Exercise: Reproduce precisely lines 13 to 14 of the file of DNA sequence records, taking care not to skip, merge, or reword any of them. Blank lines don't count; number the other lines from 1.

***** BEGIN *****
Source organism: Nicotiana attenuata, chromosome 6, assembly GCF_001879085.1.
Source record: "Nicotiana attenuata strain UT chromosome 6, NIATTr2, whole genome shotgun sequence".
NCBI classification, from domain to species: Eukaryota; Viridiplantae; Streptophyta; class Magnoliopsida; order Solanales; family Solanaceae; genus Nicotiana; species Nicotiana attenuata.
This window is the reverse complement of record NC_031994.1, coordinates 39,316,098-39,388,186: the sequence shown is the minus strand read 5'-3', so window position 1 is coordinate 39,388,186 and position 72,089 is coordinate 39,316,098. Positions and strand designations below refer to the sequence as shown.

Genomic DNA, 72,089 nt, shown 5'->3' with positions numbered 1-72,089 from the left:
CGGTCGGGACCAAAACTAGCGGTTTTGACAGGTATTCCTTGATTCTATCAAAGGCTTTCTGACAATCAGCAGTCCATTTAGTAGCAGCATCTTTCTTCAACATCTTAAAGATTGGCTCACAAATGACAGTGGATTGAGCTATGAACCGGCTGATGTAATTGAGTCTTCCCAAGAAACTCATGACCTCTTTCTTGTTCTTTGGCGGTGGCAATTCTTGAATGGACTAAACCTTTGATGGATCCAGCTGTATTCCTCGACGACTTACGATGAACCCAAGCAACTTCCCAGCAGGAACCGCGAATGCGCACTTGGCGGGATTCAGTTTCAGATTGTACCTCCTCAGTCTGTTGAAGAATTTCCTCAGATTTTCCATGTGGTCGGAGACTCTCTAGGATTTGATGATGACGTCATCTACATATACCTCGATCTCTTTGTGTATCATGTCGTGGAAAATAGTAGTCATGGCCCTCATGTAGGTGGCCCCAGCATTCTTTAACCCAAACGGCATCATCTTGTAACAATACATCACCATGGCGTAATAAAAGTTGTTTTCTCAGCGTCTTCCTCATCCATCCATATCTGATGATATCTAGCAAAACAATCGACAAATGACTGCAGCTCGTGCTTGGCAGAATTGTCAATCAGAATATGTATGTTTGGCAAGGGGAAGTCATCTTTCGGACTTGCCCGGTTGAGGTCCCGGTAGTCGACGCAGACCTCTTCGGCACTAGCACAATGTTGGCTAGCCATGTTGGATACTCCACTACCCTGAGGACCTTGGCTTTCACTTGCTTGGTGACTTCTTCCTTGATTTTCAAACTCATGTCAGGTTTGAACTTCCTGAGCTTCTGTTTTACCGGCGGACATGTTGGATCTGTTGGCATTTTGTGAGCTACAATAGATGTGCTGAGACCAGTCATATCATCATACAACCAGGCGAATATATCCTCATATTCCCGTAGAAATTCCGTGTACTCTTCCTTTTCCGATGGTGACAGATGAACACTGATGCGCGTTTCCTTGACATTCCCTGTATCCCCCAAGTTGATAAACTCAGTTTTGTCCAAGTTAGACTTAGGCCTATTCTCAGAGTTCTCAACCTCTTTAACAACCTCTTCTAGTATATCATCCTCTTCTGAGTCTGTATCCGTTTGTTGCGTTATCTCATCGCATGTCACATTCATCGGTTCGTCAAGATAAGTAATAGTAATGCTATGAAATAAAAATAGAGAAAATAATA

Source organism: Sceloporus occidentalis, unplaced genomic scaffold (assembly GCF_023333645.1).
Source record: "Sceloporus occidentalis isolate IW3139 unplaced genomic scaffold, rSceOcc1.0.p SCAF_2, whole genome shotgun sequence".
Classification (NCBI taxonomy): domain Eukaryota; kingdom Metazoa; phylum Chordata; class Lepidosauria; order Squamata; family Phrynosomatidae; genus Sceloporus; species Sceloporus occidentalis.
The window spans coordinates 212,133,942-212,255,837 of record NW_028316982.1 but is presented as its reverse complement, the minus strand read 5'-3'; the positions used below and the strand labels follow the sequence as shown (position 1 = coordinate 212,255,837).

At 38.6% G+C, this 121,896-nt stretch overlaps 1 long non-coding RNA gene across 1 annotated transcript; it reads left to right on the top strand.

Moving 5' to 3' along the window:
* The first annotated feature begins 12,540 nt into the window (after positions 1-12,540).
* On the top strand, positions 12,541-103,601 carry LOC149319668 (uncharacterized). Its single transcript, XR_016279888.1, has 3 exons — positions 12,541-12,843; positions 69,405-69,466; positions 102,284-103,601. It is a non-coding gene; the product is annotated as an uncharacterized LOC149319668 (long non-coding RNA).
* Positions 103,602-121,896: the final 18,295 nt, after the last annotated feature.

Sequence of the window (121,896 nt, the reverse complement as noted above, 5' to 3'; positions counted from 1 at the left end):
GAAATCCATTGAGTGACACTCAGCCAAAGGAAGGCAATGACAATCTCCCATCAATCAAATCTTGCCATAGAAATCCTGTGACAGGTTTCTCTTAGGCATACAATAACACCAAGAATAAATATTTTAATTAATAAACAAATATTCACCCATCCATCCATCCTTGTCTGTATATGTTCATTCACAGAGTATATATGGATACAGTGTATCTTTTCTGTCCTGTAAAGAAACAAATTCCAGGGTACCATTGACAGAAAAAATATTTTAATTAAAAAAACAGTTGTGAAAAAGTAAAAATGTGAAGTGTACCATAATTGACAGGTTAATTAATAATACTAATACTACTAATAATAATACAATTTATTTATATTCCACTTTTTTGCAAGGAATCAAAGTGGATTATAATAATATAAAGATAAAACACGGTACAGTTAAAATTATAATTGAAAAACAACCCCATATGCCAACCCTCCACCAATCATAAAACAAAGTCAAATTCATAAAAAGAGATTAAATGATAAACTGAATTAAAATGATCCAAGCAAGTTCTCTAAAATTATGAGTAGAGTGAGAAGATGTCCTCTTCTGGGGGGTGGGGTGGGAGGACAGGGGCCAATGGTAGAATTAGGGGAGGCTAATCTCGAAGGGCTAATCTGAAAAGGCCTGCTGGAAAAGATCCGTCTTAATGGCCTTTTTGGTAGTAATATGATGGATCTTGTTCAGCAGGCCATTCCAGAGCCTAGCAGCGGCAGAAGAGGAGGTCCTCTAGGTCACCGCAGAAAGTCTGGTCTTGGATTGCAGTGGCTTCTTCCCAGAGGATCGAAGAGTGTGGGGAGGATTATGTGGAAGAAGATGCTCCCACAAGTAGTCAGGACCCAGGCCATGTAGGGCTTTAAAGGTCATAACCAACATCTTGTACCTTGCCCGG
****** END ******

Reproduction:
* The first annotated feature begins 12,540 nt into the window (after positions 1-12,540).
* On the top strand, positions 12,541-103,601 carry LOC149319668 (uncharacterized). Its single transcript, XR_016279888.1, has 3 exons — positions 12,541-12,843; positions 69,405-69,466; positions 102,284-103,601. It is a non-coding gene; the product is annotated as an uncharacterized LOC149319668 (long non-coding RNA).